Says Mathison, “"If children are given some real content, they can feel powerful with their own understanding of it. I think a movie like 'Indian in the Cupboard' will instruct them how to proceed as people. They can think about whether they would have done something the way a character did, how they would have felt about an event in the story.” (The New Yorker; October 3, 2012)

KUNDUN (1997; Dir: Martin Scorsese)
Director Martin Scorsese’s interest was pique when his then-agent sent him Mathison’s original screenplay, chronicling the early life and ascendancy of His Holiness, The Dalai Lama. “I read the script and liked its simplicity, the childlike nature of it,” Scorsese told Film Comment in 1998. “It wasn't a treatise on Buddhism or a historical epic in the usual sense.” A devout Buddhist, Mathison had spent time with The Dalai Lama at her home in Wyoming and worked through 16 drafts of her screenplay before the narrative became fully formed. Early screenings suggested it was an Oscar front-runner (it would earn 4 tech category nominations), but Disney allegedly stalled its marketing approach when Chinese officialdom attacked the film over their depiction.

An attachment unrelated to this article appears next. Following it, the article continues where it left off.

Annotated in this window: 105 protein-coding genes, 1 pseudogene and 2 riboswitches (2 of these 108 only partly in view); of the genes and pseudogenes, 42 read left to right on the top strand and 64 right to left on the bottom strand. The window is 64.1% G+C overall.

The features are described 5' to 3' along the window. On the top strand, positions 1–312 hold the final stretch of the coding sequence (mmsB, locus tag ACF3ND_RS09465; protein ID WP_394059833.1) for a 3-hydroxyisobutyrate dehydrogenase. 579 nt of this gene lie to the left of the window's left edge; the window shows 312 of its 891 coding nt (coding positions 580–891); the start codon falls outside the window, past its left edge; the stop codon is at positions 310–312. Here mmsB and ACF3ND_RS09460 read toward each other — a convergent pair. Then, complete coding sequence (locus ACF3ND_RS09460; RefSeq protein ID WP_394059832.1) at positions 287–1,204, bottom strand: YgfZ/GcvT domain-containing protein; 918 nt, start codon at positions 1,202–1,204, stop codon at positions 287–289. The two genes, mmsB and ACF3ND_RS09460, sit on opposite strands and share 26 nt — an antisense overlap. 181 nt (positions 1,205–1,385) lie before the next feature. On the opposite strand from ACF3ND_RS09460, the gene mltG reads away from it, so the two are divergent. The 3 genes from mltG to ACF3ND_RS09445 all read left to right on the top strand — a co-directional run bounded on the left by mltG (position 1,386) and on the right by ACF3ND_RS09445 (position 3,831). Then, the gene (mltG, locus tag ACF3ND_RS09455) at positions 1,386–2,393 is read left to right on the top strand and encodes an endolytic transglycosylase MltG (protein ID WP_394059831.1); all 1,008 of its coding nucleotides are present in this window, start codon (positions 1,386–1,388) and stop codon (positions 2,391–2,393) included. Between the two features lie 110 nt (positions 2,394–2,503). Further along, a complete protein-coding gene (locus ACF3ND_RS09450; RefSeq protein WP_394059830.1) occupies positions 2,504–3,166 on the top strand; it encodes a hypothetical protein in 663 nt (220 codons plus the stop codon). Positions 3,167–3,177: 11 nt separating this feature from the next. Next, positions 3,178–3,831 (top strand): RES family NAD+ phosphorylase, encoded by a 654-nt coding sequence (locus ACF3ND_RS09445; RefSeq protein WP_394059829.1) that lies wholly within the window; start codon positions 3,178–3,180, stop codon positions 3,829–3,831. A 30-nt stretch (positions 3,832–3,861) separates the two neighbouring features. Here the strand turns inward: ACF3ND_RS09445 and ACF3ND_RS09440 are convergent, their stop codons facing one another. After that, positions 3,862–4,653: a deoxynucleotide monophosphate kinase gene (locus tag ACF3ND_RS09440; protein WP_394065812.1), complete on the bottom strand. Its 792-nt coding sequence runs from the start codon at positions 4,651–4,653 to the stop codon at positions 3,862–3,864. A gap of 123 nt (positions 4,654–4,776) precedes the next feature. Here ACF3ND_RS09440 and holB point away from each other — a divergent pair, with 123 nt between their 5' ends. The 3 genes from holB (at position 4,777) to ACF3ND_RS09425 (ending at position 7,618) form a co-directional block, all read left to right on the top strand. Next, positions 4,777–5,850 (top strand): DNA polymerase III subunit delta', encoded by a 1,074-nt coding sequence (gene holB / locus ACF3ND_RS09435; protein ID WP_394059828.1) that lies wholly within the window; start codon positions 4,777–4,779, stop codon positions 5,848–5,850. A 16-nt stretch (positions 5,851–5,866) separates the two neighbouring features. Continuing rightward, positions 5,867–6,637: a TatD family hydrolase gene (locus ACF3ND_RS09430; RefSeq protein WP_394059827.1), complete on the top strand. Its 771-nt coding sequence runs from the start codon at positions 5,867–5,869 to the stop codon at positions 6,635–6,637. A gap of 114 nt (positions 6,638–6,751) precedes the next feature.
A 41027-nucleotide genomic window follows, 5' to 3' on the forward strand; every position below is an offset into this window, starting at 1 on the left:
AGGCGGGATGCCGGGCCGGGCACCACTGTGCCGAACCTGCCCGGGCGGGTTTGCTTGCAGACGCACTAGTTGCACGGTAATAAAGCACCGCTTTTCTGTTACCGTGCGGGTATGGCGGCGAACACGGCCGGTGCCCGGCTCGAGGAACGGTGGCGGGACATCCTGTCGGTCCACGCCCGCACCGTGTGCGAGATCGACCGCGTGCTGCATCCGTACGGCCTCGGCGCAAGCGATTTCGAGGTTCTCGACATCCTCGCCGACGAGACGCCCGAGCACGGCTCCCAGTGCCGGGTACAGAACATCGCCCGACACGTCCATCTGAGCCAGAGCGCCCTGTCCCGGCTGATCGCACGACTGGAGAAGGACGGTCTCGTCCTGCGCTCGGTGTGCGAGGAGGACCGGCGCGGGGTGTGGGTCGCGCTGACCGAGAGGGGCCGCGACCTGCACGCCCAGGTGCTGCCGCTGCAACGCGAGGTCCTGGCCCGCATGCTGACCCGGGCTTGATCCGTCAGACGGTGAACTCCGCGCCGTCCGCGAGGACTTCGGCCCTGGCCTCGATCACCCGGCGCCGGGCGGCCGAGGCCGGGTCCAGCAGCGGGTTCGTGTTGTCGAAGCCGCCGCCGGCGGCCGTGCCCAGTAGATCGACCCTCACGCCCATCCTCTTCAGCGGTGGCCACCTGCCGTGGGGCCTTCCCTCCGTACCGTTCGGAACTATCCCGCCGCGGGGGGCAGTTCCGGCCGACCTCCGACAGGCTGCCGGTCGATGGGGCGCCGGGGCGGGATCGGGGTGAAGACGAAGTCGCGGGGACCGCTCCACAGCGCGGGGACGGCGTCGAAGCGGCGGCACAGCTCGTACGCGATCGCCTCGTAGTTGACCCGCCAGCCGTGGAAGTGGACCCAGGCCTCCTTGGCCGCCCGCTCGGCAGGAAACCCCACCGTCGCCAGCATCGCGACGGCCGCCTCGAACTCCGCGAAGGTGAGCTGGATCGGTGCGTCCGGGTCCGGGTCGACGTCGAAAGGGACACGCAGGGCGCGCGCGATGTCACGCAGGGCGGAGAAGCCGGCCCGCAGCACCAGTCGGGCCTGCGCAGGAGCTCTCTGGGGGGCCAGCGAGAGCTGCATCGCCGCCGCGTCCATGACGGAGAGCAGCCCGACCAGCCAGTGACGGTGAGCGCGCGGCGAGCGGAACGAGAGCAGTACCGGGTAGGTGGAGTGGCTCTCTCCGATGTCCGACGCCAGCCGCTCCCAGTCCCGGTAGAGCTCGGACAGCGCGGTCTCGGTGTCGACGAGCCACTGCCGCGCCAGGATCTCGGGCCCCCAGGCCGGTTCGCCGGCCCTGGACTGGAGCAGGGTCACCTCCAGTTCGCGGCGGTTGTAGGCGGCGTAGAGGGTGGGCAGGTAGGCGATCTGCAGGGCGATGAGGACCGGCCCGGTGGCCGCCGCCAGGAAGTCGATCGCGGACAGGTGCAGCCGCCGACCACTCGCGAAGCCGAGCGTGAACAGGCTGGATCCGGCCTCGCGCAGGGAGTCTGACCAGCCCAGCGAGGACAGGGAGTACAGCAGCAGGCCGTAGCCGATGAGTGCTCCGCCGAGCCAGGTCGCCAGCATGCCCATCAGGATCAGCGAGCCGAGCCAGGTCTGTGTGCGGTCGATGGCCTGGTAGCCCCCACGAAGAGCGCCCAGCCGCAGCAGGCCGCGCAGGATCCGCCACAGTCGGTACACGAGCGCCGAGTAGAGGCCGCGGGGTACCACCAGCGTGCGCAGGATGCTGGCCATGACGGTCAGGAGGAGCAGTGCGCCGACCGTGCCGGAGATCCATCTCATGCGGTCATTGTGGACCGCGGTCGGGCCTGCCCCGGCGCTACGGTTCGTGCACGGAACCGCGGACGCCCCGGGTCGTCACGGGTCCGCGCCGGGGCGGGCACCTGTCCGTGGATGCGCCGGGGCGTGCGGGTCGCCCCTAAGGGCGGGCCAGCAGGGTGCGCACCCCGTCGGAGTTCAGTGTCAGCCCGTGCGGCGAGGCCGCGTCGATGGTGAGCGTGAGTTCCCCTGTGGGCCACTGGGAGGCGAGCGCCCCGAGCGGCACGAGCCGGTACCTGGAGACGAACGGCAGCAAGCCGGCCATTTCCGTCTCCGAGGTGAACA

Classic line: “I believe I am a reflection, like the moon on water. When you see me, and I try to be a good man, you see yourself.” – Dalai Lama (Tenzin Thuthob Tsarong).
Says Mathison, “I think it's kind of pretentious or presumptuous to think that you could actually affect anything with a movie. Certainly, I hoped that people would be moved by this truth and maybe want to get involved on some level. I think when you set out to make a political statement through a movie, you're in big trouble.” (Hollywood Bitchslap; May 23, 1999).